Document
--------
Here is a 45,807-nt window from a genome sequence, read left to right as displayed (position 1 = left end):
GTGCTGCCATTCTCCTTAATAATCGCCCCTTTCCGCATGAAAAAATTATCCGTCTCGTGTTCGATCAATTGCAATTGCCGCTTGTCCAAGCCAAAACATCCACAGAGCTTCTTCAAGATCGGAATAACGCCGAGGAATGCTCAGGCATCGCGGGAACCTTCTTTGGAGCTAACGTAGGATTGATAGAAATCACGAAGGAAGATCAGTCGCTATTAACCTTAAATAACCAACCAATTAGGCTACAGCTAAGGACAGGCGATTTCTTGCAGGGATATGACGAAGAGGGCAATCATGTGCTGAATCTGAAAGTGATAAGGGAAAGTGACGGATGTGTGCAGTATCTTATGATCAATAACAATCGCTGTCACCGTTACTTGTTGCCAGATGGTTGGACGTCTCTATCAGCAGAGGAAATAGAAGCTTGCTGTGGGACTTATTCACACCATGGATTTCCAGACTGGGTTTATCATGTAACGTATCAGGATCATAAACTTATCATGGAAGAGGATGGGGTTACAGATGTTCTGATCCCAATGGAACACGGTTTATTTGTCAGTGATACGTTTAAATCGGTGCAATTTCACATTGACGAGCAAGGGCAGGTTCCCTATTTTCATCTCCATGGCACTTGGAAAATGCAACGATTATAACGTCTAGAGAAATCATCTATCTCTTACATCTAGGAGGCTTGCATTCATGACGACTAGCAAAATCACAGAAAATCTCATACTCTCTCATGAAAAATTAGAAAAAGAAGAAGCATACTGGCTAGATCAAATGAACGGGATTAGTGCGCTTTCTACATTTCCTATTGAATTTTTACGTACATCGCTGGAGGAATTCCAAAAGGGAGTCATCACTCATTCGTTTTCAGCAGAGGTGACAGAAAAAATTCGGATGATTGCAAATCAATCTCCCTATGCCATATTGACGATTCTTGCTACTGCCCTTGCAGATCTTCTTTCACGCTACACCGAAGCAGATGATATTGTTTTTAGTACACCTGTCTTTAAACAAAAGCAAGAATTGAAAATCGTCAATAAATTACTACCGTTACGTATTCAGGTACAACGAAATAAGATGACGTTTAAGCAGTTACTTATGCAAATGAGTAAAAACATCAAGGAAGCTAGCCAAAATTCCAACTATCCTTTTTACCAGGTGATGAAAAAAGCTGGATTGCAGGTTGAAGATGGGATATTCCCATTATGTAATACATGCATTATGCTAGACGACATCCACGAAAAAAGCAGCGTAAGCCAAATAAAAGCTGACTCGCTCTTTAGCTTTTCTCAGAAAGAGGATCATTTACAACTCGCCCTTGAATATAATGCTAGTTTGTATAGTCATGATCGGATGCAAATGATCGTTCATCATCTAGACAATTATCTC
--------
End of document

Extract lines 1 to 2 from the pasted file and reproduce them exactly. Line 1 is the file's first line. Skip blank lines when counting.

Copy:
Here is a 45,807-nt window from a genome sequence, read left to right as displayed (position 1 = left end):
GTGCTGCCATTCTCCTTAATAATCGCCCCTTTCCGCATGAAAAAATTATCCGTCTCGTGTTCGATCAATTGCAATTGCCGCTTGTCCAAGCCAAAACATCCACAGAGCTTCTTCAAGATCGGAATAACGCCGAGGAATGCTCAGGCATCGCGGGAACCTTCTTTGGAGCTAACGTAGGATTGATAGAAATCACGAAGGAAGATCAGTCGCTATTAACCTTAAATAACCAACCAATTAGGCTACAGCTAAGGACAGGCGATTTCTTGCAGGGATATGACGAAGAGGGCAATCATGTGCTGAATCTGAAAGTGATAAGGGAAAGTGACGGATGTGTGCAGTATCTTATGATCAATAACAATCGCTGTCACCGTTACTTGTTGCCAGATGGTTGGACGTCTCTATCAGCAGAGGAAATAGAAGCTTGCTGTGGGACTTATTCACACCATGGATTTCCAGACTGGGTTTATCATGTAACGTATCAGGATCATAAACTTATCATGGAAGAGGATGGGGTTACAGATGTTCTGATCCCAATGGAACACGGTTTATTTGTCAGTGATACGTTTAAATCGGTGCAATTTCACATTGACGAGCAAGGGCAGGTTCCCTATTTTCATCTCCATGGCACTTGGAAAATGCAACGATTATAACGTCTAGAGAAATCATCTATCTCTTACATCTAGGAGGCTTGCATTCATGACGACTAGCAAAATCACAGAAAATCTCATACTCTCTCATGAAAAATTAGAAAAAGAAGAAGCATACTGGCTAGATCAAATGAACGGGATTAGTGCGCTTTCTACATTTCCTATTGAATTTTTACGTACATCGCTGGAGGAATTCCAAAAGGGAGTCATCACTCATTCGTTTTCAGCAGAGGTGACAGAAAAAATTCGGATGATTGCAAATCAATCTCCCTATGCCATATTGACGATTCTTGCTACTGCCCTTGCAGATCTTCTTTCACGCTACACCGAAGCAGATGATATTGTTTTTAGTACACCTGTCTTTAAACAAAAGCAAGAATTGAAAATCGTCAATAAATTACTACCGTTACGTATTCAGGTACAACGAAATAAGATGACGTTTAAGCAGTTACTTATGCAAATGAGTAAAAACATCAAGGAAGCTAGCCAAAATTCCAACTATCCTTTTTACCAGGTGATGAAAAAAGCTGGATTGCAGGTTGAAGATGGGATATTCCCATTATGTAATACATGCATTATGCTAGACGACATCCACGAAAAAAGCAGCGTAAGCCAAATAAAAGCTGACTCGCTCTTTAGCTTTTCTCAGAAAGAGGATCATTTACAACTCGCCCTTGAATATAATGCTAGTTTGTATAGTCATGATCGGATGCAAATGATCGTTCATCATCTAGACAATTATCTC